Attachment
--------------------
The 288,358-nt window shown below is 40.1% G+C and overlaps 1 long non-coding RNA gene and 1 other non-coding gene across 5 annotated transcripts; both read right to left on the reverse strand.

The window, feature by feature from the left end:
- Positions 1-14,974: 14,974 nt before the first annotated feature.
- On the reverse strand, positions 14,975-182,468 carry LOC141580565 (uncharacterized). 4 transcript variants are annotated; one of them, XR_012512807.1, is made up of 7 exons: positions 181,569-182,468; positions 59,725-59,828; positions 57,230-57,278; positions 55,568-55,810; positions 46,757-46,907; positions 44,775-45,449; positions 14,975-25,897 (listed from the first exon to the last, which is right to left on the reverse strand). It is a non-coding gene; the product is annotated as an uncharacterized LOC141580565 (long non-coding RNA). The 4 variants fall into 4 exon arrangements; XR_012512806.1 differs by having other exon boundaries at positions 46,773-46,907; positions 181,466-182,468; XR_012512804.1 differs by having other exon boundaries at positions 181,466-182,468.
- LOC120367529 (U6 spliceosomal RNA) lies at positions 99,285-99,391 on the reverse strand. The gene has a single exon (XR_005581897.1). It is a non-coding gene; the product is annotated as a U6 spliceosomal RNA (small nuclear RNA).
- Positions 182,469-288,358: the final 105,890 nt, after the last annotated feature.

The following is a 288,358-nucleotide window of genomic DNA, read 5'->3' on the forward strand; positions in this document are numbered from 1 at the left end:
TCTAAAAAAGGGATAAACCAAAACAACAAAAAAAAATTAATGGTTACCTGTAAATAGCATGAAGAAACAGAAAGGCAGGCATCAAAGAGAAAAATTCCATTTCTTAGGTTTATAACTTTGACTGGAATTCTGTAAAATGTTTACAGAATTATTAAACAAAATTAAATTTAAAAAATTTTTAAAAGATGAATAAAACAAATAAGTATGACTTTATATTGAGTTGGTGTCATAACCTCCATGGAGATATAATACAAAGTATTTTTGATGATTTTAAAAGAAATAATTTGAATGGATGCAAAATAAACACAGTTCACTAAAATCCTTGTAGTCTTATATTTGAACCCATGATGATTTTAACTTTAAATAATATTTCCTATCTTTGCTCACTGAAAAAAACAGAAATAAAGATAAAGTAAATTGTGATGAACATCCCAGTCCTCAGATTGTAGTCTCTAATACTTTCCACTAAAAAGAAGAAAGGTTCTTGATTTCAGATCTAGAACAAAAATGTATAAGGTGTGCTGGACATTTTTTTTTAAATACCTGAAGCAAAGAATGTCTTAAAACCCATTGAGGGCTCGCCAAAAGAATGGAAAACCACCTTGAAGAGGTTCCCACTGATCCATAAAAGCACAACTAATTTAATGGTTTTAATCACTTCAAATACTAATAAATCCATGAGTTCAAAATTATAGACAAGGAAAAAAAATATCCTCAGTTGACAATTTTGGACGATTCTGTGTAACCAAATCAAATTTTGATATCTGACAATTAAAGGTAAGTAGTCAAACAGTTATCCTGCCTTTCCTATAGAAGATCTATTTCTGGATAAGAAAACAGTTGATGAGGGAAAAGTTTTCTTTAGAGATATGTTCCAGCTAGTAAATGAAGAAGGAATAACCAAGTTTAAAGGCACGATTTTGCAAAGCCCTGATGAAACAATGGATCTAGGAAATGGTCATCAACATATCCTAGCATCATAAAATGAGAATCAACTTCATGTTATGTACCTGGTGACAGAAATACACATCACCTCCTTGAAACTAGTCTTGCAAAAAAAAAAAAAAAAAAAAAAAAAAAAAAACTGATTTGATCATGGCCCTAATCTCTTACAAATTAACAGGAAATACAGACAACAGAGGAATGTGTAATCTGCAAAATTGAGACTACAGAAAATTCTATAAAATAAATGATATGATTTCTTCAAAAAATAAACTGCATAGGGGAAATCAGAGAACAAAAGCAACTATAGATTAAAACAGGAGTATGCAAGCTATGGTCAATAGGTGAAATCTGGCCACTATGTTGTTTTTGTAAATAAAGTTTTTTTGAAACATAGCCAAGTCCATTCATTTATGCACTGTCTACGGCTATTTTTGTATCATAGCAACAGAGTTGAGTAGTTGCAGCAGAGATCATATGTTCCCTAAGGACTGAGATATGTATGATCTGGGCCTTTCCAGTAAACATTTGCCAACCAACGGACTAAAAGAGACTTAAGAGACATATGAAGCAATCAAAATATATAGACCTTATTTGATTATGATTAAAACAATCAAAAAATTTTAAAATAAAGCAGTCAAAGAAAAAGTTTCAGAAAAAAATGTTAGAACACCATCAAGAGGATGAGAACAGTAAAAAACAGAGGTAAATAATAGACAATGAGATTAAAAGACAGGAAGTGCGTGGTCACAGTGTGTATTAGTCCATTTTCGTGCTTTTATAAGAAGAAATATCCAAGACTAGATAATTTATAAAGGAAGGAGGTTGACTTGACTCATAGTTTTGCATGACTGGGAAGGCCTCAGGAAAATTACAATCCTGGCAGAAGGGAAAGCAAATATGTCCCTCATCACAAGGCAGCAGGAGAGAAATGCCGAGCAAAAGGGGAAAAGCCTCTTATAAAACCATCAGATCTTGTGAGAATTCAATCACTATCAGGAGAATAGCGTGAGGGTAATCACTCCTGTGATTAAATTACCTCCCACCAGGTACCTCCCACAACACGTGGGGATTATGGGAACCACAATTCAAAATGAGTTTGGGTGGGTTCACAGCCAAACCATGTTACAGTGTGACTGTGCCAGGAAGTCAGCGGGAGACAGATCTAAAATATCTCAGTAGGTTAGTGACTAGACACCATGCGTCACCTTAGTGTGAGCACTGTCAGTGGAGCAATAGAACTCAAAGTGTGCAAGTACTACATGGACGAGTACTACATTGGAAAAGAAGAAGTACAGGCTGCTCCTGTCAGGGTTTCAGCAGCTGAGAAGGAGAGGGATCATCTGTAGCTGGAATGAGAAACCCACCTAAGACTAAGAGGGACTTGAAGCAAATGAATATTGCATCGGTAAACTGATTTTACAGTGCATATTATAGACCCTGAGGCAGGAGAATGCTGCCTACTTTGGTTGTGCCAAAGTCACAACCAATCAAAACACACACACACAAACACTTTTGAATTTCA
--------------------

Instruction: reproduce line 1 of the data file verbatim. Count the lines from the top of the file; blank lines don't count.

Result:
The 288,358-nt window shown below is 40.1% G+C and overlaps 1 long non-coding RNA gene and 1 other non-coding gene across 5 annotated transcripts; both read right to left on the reverse strand.